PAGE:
TOKYO (Reuters) – When it comes to culture and entertainment, Japan has a rich history spanning ancient legends and sport to popular comics and video games.
Now a new generation of inventors is drawing on this culture to create sports with a 21st-century twist — helping players feel “superhuman” through technology or other special equipment.
The Superhuman Sports Society, a Tokyo-based group of researchers and game designers, has certified 12 new sports since its launch in 2015, including “HADO”, or “wave motion” in English.
In “HADO”, players in head-mounted augmented-reality displays and armband sensors dodge waves of light as they fire energy balls at each other in a virtual arena. The game is similar to the action seen in the “Dragon Ball” manga-animation franchise and “Street Fighter” video games.
Some games are low tech such as “Rock Hand Battle”, in which each player wears an oversized arm and tries to knock off small rocks attached to an opponent’s “rock hand”.
Noriya Kazami, 25, a cartoonist and an inventor of “Rock Hand Battle” (above), said she took inspiration from the legend of Mitsuishi (Three Rocks) and the Demon’s Handprint.
She also created a comic book series based on the legend, in which a devil was tied to rocks and made to stop harassing the local people. The devil left a handprint on one of the rocks, making a “rock hand”.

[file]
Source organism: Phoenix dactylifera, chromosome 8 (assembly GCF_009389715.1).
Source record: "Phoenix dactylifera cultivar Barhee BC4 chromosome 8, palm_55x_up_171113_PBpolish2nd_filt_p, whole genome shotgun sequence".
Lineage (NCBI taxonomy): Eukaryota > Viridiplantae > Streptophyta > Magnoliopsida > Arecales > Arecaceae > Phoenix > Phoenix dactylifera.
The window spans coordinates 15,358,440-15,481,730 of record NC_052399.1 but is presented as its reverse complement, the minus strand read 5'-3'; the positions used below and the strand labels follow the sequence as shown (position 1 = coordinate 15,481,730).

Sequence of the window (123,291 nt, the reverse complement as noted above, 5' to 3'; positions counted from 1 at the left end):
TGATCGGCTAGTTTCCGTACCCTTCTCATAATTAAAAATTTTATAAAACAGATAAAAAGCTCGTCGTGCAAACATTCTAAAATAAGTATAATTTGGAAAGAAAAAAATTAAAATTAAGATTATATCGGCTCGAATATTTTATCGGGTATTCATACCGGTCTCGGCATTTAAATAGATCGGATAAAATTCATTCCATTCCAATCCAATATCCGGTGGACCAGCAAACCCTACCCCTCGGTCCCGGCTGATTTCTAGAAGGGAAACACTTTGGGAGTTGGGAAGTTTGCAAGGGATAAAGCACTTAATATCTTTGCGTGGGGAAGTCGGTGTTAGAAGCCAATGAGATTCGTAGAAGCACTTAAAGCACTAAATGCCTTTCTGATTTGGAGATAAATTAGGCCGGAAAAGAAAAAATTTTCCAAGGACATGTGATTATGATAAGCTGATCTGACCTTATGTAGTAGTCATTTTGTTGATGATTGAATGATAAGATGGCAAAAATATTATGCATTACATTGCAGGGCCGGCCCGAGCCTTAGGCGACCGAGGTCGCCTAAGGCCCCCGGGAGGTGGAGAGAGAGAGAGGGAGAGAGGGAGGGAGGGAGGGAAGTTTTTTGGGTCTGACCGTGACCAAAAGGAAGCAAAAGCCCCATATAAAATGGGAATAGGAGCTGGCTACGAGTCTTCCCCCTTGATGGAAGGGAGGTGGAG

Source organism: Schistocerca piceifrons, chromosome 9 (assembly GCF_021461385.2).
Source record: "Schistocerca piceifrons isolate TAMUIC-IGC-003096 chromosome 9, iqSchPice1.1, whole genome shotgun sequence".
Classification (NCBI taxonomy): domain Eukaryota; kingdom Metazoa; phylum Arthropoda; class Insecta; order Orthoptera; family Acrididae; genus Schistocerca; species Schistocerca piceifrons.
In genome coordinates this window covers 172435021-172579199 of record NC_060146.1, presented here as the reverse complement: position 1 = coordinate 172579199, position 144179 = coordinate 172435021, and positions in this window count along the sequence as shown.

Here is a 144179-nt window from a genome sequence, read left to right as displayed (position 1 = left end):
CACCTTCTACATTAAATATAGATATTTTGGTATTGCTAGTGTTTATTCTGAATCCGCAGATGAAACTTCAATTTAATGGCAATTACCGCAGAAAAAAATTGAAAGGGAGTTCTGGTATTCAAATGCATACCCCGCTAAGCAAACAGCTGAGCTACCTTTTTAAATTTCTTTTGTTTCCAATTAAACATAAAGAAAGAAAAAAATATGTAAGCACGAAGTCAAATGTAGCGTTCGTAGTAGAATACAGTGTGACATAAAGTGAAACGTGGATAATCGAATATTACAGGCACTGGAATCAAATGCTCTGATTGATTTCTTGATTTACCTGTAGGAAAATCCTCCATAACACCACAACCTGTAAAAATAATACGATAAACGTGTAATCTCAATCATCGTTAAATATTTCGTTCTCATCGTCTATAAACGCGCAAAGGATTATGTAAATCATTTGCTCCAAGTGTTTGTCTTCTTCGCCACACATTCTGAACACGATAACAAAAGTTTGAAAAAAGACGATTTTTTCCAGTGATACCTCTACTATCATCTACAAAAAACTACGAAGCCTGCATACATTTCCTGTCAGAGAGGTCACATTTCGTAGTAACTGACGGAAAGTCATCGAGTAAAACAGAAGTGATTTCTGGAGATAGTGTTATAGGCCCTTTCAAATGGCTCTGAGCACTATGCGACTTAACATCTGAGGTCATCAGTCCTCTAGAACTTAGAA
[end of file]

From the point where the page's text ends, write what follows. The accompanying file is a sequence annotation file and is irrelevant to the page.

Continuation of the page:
We asked other players for their thoughts on playing “Superhuman Sports”.
Ryoichi Ando, 27, a virtual-reality researcher and an inventor of “Bubble Jumper”, said he felt as if he were wearing the kind of augmented body suit found in science-fiction movies that boosts the wearer’s strength.
In “Bubble Jumper”, players walking on stilts and wearing inflatable bubble protectors crash into each other like sumo wrestlers.
“Technology can improve and supplement human ability,” said Isao Uebayashi, 38, a sports science researcher and an inventor of “Slide Lift”. “Anyone can do ‘drift racing’ with this wheelchair,” he said.
Equipped with special wheels, the motor-assisted wheelchair can be moved by “Slide Lift” racers in any direction, including in racing car-like drifts.
IN ANOTHER WORLD
Tomohiro Hamamura, 25, who works in IT sales and is a “HADO Kart” player, said: “When I play this sport, I don’t need to think seriously. I just feel the existence of another world which is different from my real world.”
Piyohina, an Internet idol and singer of animation songs, said: “When I play HADO, I always simulate in my head the best way to fire an energy ball.”
Junpei Sasaki, a singer and “HADO” player, said: “Sometimes I can feel the sensation of the energy ball leaving my hand when I play HADO. It makes playing the sport really exciting.”
UP IN THE AIR
Hirohiko Hayakawa, 26, a Ph.D. student in media design and an inventor of “ToriTori”, said: “The drone in the air is a part of the player’s body and this sport integrating human and machine makes me experience the feeling of flying.” Hayakawa said he was inspired by the bird catchers (“tori tori” in Japanese) in Kenji Miyazawa’s classic 1934 fantasy novel “Night on the Galactic Railroad”.
TAKING THE REINS
Kosuke Sato, 25, a Ph.D. student in human informatics and an inventor of “Carry Otto”, said he wanted to create a sport anyone could enjoy regardless of age, gender or disability. Carry Otto is a motorized wheel device with reins that pull a rider seated on a dolly. Riders race each other.